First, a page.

Can we move toward an internet where your personal data isn't currency to be traded with advertisers, and where services exist for the common good? The good news is that it already exists.
There’s a massive elephant in the room, and the problem is far bigger than Facebook. It's capitalism, and how it manifests itself on the internet.
The solution? A socialist internet - in which the internet is a tool for common good rather than a vehicle for profit.
Guess what? That internet already exists.
Let's be clear on what the fuss is about. An external researcher harvested the personal details of 50 million Facebook users by getting them to use a "personality app".
He then gave the data to a political consulting firm, Cambridge Analytica, without getting the consent of the users.
Cambridge Analytica has bragged about it’s role in the Trump campaign and was involved in the Brexit campaign – and the concern is that Facebook data may have been used to support these victories.
What we should be equally worried about is that Facebook already has the data of not just those 50 million users, but of all more than 2 billion active users, and in far greater detail.
They know who most of your friends and acquaintances are, how often you interact with them, what your likes, dislikes, hobbies and work interests are, where you live, where you travel, what your face looks like, your contact information, your phone and laptop model, your internet service provider (ISP), which websites you visit and much more.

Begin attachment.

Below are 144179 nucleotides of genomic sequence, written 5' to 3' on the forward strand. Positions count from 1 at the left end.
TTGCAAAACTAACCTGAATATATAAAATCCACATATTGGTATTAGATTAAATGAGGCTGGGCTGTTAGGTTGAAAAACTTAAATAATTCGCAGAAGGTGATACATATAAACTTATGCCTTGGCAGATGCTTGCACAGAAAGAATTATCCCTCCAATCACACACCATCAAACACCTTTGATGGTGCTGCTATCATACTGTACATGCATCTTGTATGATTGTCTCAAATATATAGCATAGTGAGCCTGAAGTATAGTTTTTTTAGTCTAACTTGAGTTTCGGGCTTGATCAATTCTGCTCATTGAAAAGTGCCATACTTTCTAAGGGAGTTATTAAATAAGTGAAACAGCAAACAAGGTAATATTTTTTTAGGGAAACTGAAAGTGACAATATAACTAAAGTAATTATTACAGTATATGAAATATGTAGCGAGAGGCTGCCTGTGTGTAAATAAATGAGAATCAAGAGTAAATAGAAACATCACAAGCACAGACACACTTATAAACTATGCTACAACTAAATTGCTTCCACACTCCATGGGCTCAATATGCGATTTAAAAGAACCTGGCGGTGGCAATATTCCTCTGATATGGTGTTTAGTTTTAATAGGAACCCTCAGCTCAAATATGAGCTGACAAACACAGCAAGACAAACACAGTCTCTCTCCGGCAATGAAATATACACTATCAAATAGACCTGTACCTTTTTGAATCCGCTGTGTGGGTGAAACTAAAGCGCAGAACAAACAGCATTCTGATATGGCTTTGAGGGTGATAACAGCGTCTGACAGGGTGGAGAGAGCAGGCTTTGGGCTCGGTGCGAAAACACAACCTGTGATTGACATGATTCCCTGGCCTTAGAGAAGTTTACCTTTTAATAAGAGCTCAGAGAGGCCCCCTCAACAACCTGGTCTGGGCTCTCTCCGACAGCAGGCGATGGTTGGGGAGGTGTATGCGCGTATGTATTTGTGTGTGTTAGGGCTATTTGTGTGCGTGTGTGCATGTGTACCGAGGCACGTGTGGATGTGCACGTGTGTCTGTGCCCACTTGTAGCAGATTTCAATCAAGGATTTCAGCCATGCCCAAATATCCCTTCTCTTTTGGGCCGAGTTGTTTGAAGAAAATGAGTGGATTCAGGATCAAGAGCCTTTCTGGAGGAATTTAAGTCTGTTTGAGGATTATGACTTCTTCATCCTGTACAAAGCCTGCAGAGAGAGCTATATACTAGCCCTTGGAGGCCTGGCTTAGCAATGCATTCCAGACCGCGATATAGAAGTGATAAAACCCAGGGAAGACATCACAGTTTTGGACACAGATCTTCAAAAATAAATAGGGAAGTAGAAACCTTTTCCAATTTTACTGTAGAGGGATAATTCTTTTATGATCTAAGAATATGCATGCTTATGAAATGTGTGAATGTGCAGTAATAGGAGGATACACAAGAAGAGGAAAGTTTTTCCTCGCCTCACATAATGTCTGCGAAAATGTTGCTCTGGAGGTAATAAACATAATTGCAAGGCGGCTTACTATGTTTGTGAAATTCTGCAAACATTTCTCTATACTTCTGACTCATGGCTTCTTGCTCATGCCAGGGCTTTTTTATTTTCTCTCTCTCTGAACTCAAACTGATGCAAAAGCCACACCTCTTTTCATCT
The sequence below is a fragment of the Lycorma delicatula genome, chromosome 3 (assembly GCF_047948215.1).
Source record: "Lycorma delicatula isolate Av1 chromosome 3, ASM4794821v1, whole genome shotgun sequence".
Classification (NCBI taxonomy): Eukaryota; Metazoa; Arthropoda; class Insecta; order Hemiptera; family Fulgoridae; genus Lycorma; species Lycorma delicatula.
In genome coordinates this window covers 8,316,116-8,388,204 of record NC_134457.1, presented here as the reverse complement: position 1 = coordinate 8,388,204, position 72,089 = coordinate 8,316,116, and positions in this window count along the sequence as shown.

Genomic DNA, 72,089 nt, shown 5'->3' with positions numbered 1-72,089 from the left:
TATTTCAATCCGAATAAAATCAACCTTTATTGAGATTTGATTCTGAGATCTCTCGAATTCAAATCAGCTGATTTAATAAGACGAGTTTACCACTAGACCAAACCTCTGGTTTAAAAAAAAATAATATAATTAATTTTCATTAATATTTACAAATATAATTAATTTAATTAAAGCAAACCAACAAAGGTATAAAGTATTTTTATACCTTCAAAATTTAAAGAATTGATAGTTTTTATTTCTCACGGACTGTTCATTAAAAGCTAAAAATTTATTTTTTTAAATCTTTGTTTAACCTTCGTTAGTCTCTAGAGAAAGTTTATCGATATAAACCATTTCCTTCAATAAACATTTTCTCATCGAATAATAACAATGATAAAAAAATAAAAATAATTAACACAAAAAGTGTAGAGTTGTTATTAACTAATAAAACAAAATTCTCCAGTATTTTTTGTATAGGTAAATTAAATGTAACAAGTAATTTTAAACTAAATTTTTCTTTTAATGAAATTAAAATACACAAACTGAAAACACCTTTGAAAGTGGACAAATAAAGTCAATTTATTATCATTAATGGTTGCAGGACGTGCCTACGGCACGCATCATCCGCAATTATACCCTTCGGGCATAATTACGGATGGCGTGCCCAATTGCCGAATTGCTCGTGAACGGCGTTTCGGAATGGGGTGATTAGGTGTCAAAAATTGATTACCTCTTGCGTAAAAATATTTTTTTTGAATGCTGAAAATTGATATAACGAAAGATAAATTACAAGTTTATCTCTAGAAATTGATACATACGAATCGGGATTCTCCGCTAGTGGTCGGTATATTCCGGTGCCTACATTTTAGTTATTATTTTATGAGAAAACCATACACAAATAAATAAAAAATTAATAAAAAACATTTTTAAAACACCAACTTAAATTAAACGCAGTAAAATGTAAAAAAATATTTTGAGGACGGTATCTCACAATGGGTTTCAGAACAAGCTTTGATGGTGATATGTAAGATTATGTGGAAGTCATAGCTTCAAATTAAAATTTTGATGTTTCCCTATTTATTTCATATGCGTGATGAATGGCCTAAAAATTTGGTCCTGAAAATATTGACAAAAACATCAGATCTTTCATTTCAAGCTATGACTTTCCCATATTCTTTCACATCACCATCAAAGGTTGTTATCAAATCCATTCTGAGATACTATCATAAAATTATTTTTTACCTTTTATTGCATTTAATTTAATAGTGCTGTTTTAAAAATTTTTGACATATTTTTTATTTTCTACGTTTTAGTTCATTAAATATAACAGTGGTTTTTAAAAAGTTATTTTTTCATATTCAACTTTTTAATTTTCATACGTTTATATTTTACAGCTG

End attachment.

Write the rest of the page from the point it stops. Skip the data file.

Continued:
We willingly give our private data to Facebook, and give Facebook the consent to use it to earn its annual net income of almost US $16 billion.
Without our consent, Facebook has also (willingly or unwillingly) shared large amounts of our data with government bodies such as the US National Security Agency.
Of course, none of this information is new, but it should make us realise that the Cambridge Analytica scandal is probably the least of our problems when it comes to privacy.
Facebook is just a symptom of a larger disease
The #DeleteFacebook campaign makes it seem like Facebook is an isolated case of an online business that has overstepped its boundaries.
However, most of us should be well aware by now that the problem isn't that of Facebook alone, but it is the business model shared by most internet behemoths controlling the most valuable online real estate, in which we are not the customers, but the commodity.
Facebook and other social media sites sell our eyeballs to advertisers so that we can buy their products. That is their business model.
This business model is novel in some ways, but in essence it is not different from traditional ad-based media. They give us free content to consume, and then sell some of our attention to businesses wanting to sell us things.